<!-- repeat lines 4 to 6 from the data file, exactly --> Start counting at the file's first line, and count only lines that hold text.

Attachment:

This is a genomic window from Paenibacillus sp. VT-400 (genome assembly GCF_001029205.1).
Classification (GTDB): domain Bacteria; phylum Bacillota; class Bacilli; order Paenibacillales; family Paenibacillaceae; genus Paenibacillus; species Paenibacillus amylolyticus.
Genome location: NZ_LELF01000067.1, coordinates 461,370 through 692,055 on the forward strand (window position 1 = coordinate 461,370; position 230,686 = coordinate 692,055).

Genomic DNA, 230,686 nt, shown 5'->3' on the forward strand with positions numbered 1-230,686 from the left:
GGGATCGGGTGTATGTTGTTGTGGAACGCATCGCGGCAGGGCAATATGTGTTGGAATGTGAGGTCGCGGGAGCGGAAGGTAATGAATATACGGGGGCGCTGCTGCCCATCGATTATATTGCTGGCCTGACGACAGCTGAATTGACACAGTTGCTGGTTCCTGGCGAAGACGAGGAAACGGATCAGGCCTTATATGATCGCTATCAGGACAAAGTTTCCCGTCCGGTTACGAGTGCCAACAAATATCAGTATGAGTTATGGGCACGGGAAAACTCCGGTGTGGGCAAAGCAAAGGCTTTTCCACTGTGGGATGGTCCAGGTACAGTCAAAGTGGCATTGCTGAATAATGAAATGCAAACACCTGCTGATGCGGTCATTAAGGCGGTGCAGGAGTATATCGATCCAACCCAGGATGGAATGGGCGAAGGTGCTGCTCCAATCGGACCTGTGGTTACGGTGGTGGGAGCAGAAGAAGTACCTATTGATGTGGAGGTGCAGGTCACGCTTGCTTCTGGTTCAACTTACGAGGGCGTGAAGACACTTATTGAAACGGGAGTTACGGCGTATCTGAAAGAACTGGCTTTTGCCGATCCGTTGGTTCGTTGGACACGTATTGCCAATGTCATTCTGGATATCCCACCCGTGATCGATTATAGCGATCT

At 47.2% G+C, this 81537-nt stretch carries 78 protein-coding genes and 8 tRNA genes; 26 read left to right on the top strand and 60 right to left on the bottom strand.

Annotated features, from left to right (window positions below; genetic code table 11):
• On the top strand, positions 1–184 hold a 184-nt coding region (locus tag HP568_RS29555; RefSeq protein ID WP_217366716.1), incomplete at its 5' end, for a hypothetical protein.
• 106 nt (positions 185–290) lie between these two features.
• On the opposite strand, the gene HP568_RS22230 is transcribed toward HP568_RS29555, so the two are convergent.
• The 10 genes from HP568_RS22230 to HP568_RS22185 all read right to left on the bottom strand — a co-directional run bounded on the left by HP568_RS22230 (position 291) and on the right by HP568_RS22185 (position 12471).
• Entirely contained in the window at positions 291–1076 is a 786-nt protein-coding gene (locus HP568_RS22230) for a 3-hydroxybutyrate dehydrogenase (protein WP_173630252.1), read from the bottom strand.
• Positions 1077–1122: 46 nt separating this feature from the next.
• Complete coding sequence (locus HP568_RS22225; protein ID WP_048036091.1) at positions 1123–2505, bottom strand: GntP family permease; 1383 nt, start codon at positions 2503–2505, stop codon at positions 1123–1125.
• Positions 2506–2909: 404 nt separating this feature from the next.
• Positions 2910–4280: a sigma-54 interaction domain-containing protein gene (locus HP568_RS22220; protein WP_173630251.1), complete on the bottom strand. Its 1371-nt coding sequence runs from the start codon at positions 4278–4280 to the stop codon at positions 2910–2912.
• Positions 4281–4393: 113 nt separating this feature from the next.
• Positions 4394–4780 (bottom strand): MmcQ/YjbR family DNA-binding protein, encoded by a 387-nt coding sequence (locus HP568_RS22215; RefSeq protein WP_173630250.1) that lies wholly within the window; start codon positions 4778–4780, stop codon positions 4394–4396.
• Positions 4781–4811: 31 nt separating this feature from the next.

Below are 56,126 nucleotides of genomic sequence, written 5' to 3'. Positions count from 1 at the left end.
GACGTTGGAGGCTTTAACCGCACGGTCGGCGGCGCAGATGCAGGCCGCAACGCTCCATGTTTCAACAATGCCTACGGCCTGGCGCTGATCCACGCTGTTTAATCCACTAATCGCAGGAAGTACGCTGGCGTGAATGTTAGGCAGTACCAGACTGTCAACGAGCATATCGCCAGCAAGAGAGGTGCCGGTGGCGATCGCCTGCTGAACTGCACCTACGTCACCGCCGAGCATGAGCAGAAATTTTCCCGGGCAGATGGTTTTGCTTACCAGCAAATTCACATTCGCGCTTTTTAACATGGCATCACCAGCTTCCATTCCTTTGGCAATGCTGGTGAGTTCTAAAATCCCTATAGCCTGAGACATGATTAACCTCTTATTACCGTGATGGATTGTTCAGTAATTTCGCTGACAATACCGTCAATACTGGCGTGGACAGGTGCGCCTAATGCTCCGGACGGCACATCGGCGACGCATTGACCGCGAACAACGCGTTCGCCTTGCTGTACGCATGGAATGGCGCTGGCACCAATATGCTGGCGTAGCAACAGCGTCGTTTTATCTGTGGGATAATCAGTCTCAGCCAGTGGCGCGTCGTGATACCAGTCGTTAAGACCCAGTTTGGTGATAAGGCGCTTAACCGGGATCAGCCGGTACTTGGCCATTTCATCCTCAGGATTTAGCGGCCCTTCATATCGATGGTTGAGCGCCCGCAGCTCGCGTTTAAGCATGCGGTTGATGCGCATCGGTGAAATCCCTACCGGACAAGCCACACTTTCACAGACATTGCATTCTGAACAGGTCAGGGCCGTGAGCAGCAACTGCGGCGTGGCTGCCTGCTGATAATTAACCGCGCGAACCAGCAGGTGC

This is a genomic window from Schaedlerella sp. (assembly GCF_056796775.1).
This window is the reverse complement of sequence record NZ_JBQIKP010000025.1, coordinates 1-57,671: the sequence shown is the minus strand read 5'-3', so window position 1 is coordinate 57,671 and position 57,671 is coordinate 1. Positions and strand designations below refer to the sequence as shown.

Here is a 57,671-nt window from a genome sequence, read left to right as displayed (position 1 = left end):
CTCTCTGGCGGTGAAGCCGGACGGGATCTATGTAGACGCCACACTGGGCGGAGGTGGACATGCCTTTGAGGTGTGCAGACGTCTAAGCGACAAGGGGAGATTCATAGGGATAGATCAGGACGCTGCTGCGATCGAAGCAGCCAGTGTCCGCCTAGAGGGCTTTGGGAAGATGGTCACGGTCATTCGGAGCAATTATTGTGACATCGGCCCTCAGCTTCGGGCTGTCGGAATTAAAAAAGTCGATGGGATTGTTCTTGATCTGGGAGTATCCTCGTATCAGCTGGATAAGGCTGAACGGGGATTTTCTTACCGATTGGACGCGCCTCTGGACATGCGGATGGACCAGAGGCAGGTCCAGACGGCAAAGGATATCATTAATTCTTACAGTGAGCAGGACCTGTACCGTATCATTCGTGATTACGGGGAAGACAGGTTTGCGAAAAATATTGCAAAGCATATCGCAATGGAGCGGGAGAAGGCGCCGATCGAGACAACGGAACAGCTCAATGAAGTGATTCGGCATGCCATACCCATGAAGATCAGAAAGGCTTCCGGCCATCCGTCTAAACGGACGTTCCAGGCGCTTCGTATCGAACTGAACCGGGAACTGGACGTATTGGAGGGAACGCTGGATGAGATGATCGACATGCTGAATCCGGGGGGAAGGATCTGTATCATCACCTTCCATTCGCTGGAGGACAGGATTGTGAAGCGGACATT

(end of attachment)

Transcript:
Genomic DNA, 230,686 nt, shown 5'->3' on the forward strand with positions numbered 1-230,686 from the left:
GGGATCGGGTGTATGTTGTTGTGGAACGCATCGCGGCAGGGCAATATGTGTTGGAATGTGAGGTCGCGGGAGCGGAAGGTAATGAATATACGGGGGCGCTGCTGCCCATCGATTATATTGCTGGCCTGACGACAGCTGAATTGACACAGTTGCTGGTTCCTGGCGAAGACGAGGAAACGGATCAGGCCTTATATGATCGCTATCAGGACAAAGTTTCCCGTCCGGTTACGAGTGCCAACAAATATCAGTATGAGTTATGGGCACGGGAAAACTCCGGTGTGGGCAAAGCAAAGGCTTTTCCACTGTGGGATGGTCCAGGTACAGTCAAAGTGGCATTGCTGAATAATGAAATGCAAACACCTGCTGATGCGGTCATTAAGGCGGTGCAGGAGTATATCGATCCAACCCAGGATGGAATGGGCGAAGGTGCTGCTCCAATCGGACCTGTGGTTACGGTGGTGGGAGCAGAAGAAGTACCTATTGATGTGGAGGTGCAGGTCACGCTTGCTTCTGGTTCAACTTACGAGGGCGTGAAGACACTTATTGAAACGGGAGTTACGGCGTATCTGAAAGAACTGGCTTTTGCCGATCCGTTGGTTCGTTGGACACGTATTGCCAATGTCATTCTGGATATCCCACCCGTGATCGATTATAGCGATCT

At 47.2% G+C, this 81537-nt stretch carries 78 protein-coding genes and 8 tRNA genes; 26 read left to right on the top strand and 60 right to left on the bottom strand.